Department of the Environment

Archived media releases and speeches

The Hon Tony Burke MP

Minister for Sustainability, Environment, Water, Population and Communities

Murray-Darling Basin plan

E&EO Transcript
Address to meeting of Councils within the Murray-Darling Basin
22 November 2010

Thank you very much Geoff for that introduction and thank you everyone for being here.

You're all busy people and the time that you've taken to be here collectively, as well as a large number of you that I've met individually both here in Canberra and your own parts of the Basin, the time that you've given is a tribute to the importance this issue holds in each and every one of your communities.

Throughout this reform process and from the day I got this job I said that there were three things that we needed to achieve and there has not been a moment where my view has altered. Those three things are we need a healthy river system, we need food production and we need strong communities.

I don't believe those three are necessarily competing priorities. I do believe they can be optimised in a way that all three are delivered. Healthy rivers, food production, strong communities is probably the same as saying environmental, economic and social outcomes. It's the same concept, it's reflected in the Act.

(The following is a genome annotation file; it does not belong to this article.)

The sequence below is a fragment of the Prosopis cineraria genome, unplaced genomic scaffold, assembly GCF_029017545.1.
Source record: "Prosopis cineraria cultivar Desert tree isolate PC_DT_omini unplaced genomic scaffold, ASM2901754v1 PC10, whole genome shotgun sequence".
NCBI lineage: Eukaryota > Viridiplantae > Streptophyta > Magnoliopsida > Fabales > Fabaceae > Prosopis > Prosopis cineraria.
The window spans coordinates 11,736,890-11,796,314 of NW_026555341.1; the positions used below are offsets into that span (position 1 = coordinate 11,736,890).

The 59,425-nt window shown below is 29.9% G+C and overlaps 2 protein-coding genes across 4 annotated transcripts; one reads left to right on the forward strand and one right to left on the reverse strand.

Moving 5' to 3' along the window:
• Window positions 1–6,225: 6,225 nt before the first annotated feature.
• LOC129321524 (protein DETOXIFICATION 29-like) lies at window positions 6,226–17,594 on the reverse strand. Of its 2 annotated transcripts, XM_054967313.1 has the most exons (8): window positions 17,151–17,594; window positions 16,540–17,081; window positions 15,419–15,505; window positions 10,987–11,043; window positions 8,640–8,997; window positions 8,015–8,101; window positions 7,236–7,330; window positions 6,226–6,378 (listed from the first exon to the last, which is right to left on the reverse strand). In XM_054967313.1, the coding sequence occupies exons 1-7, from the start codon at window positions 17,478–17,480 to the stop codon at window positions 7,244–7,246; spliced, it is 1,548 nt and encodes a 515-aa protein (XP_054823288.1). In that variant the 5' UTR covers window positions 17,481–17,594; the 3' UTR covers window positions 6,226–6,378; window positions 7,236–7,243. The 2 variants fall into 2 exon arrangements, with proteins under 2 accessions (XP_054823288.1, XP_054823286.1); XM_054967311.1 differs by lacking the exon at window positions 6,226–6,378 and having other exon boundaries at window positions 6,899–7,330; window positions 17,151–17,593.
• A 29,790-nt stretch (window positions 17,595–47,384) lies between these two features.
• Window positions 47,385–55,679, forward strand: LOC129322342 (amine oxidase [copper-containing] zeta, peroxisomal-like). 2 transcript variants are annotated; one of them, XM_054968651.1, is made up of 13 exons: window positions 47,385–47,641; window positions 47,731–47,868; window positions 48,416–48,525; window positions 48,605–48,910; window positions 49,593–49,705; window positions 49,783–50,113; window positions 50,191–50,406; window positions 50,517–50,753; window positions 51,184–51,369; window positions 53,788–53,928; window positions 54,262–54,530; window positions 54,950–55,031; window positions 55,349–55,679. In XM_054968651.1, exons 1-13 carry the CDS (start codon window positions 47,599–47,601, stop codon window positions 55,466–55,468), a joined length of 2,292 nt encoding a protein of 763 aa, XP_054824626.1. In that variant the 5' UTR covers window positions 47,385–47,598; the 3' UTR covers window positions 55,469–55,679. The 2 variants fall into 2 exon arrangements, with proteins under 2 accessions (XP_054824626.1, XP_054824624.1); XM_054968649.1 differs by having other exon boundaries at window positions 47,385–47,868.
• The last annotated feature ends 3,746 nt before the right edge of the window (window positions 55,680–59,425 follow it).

I know there was a concern for some time as to whether or not the Water Act was capable of delivering all three. When that concern came up, and it came up immediately after the Guide had been released while the MDBA conducted the beginnings of its community consultation in many of your communities. The argument started to be put as to whether it was possible, under the Act, to optimise all three or whether the Act demanded that economic and social considerations were effectively an after thought. The person who introduced the legislation, Malcolm Turnbull, started to say in the media that he was convinced that the Act allowed you to optimise all three. My view was that the reform was about optimising all three and my Department's adivce to me was that it was about optimising all three.

So to settle the matter I said that I'll get the legal advice, I'll announce that I'm getting it and no matter what it says I will make it public. Fortunately, when it came through it said what we believed the Act was meant to do and what you and your communities needed the Act to be able to do. That was to optimise the environmental, economic and social outcome.

The Guide, as you know, was released as the Guide to the draft Plan. It does not represent Government policy and it does not even represent the final policy of the MDBA. But I do appreciate, by virtue of its release, that it has created a high level of anxiety in many communities.

So let me go through some of the principles of reform that we are following so you can tell your communities that you have heard, and have heard it directly. First of all, of all the different options open to the Government it is not a serious option to give up on reform. Politically, some would say isn't it easier to throw your hands up in the air, particularly after we've had a whole lot of rain.